The First-Ever Name Draft
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Hamburg Native Is New Strength Coach
Hilbert Athletics’ Newest Hire
Hilbert College has introduced a new Strength and Conditioning Coach to its Athletics program on February 9, 2016: Matthew Diegelman becomes the first person to hold this new position, which the college said is another resource for its athletic teams to use throughout the year.
Diegelman has served as Niagara University’s Head Strength and Conditioning Coach for nearly ten years before coming to Hilbert. At Niagara, he designed programs for Division I athletes to complete, worked individually with each teams’ coaches to find areas of improvement for their teams, and oversaw intern and volunteer strength and conditioning coaches.
In addition to Niagara University, Diegelman was a Fitness Trainer at Prism Health and Fitness, where he worked with individuals to reach their own personal goals and fitness desires.
Diegelman has a master’s degree in health and human performance from Canisuis College and a bachelor’s degree in health and wellness from Buffalo State College.
Diegelman is looking to make his mark at Hilbert College. Only being here for less than a month he has already made slight changes to the weight room and its staff. He is looking to create more space for team workouts in the weight room while also maintaining a balance for the rest of the student body on campus.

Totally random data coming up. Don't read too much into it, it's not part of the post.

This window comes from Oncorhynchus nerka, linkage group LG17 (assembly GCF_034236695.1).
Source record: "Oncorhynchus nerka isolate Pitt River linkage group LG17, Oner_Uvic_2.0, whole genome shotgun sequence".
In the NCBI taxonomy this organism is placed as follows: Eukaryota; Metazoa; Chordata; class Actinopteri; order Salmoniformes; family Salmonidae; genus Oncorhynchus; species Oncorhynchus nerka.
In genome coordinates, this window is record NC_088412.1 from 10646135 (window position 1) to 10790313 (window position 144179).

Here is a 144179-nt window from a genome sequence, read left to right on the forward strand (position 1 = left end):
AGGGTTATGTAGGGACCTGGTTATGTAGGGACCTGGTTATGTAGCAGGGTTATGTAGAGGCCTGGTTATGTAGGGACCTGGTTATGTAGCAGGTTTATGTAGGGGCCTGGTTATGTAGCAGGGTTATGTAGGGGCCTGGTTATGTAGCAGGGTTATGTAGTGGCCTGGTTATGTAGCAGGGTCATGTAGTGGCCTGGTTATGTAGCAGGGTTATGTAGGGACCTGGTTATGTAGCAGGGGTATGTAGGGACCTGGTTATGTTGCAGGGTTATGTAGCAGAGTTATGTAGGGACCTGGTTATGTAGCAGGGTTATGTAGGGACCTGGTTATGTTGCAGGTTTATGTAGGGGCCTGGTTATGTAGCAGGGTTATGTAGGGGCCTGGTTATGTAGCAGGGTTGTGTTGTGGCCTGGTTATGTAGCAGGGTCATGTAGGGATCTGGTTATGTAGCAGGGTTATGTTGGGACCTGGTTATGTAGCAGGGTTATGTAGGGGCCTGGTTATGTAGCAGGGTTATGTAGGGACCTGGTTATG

Furthermore, Diegelman is hoping for more involvement from the students here. In the past Diegelman was able to communicate with coaches and mandate workouts. But, working with a Division III school, he cannot do this. It is up the students to come and reach out to him.
Diegelman’s new office is located in Hafner Recreation Center across from the gym. He is always open to students asking him questions about anything relating to fitness. For him to do this students have to make the first step and reach out to him by face-to-face contact or by e-mail at firstname.lastname@example.org.
“First, I’m grateful to have been given this opportunity at Hilbert College and thankful to John Czarnecki and his staff for choosing me to lead this endeavor. It’s unbelievable to have found an opportunity like this in my own hometown,” Diegelman, a Hamburg native, said.
“I’m looking forward to helping our student athletes maximize their athletic potential through strength and conditioning, which will help give us that edge on our competition,” he said.
Hawks On: St. Patrick’s Day
The Patron Saint of Ireland and his Feast Day, this week on Hawks On. Also, drinking.
Hilbert Faculty Weigh In on Region’s Heroin Epidemic